Norah Wilmot (1889–1980) was the first British woman racehorse trainer to officially train a winning horse. Her historic win came with her filly Pat, at Brighton in August 1966, just one day after she became one of the first two women to be granted a training licence by the Jockey Club.
Wilmot was the eldest daughter of racehorse trainer Sir Robert Wilmot, 6th Baronet (1853–1931) and his second wife Eleanor Georgiana, née Hare.
In 1931 her father’s obituary in The Times described Wilmot as deserving of a trainer’s licence, being as knowledgeable of horses as any man, and able to ride as well as many jockeys. But the Jockey Club, which governed British racing, disagreed; it forbade women trainers and jockeys regardless of rank, knowledge or experience.
Before 1966 women could only train in an unofficial capacity, and were forced to employ men to hold licences on their behalf or have licences in their husbands’ names. In the unmarried Wilmot’s case “her” licence was held by her successive head lads: Rickards, Metcalfe, Swash, and finally Bob Greenhill. Although Wilmot had successfully trained racehorses since inheriting Binfield Grove Stud, Bracknell in 1931, had been her father’s assistant trainer for twenty years before his death, and counted the Goodwood Cup and the Doncaster Cup, with Haulfryn, in 1937 among her uncredited wins, she was not an officially acknowledged trainer. Since inheriting her father’s stable Wilmot had frequently applied to the Jockey Club for a training licence, and each time her request had been summarily declined.
This situation was often unpopular with the racegoing public, especially as Wilmot’s patrons included Queen Elizabeth II. When Wilmot’s multiple three-year-old winner in 1961, No Fiddling, owned by one of her greatest supporters, Captain George Drummond won at Kempton the crowd chanted her name. In defiance of Jockey Club Rules the royal racing manager, Captain Charles Moore, took Wilmot into the unsaddling enclosure to stand beside her winning horse in the manner of a male trainer. She produced another three-year-old winner for Captain Drummond with Don’t Tell at Folkstone in 1964.
Wilmot was a contemporary and friend of the feminist and fellow trainer Florence Nagle Florence Nagle, (26 October 1894 – 30 October 1988) was a trainer and breeder of racehorses, a breeder of pedigree dogs, and an active feminist. She successfully challenged the well-established leading gentlemen's clubs of the racing and canine worlds over their gender inequality, and in 1966 became one of the first two women in the United Kingdom licensed to train racehorses. , who had long campaigned against what she saw as an injustice to her sex in British racing. Eventually, frustrated by the Jockey Club’s persistent refusal to grant women a training licence, Nagle sought legal redress; initially unsuccessful, her fight finally reached the Court of Appeal in 1966. Using its considerable influence within the Establishment, the club twice had her appeal blocked. Following her third appeal, Nagle emerged from the court victorious. The verdict of the three presiding law lords, Lord Denning, Lord Justice Dankwerts and Lord Salmon, was, in the words of Lord Denning, that “If she is to carry on her trade without stooping to subterfuge she has to have a training licence.” Of the Jockey Club itself, the Law Lords went on to pronounce that “The rights of a person to work should not be prevented by the dictatorial powers of a body which holds a monopoly.” Faced with the court’s damning and embarrassing decision, the Jockey Club was forced to capitulate, and on 3 August 1966 Nagle and Wilmot became the first women in Britain to receive licences to train racehorses. According to Ferelith Somerfield, wife of Stafford Somerfield and author of Nagle’s biography, it was the way the Jockey Club dealt with Wilmot that “proved the catalyst” to the case being undertaken.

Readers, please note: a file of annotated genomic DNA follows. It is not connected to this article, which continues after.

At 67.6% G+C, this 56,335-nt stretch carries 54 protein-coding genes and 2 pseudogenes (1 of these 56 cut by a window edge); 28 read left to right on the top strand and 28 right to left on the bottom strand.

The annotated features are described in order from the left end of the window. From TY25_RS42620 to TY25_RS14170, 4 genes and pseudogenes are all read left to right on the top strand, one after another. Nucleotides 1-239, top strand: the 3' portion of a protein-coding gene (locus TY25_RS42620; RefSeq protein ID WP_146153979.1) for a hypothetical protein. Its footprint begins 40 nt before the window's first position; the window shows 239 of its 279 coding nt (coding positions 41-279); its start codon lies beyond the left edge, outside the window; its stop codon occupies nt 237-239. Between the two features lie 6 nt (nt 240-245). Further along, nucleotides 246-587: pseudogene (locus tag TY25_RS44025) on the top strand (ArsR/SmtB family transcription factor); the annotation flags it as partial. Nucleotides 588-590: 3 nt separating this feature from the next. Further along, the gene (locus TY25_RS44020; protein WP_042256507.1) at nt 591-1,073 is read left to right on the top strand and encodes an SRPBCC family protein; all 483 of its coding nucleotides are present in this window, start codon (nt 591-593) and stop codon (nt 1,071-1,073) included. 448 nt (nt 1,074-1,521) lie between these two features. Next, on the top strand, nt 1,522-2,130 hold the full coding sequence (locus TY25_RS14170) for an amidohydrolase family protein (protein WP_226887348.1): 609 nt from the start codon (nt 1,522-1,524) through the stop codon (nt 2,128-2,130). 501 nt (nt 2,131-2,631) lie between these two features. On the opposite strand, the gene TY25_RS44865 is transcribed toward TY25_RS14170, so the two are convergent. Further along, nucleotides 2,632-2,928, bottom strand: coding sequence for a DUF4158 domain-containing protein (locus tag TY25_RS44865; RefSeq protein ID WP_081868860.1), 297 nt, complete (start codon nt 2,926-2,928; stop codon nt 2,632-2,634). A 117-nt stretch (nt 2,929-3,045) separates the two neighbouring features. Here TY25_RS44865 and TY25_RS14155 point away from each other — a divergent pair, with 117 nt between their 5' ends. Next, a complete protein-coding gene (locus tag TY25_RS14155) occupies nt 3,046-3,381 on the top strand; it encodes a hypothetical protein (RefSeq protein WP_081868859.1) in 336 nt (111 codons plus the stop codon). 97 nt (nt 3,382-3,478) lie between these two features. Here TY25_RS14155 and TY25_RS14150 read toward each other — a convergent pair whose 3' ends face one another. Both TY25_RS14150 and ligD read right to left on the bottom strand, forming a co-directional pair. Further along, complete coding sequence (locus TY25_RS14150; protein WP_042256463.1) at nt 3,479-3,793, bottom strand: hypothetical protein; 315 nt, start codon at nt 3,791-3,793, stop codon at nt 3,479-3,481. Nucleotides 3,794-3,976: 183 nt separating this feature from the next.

Besides Halfryn, Wilmot’s most notable horses were Halcyon Gift and Squander Bug.
The last years of Wilmot’s life were blighted by crippling arthritis, leaving her unable to saddle her horses at race meetings. But horses she had bred, including No Trespass and Pick Me Not, continued to race successfully and bring her credit. Wilmot died on 23 March 1980, never having married.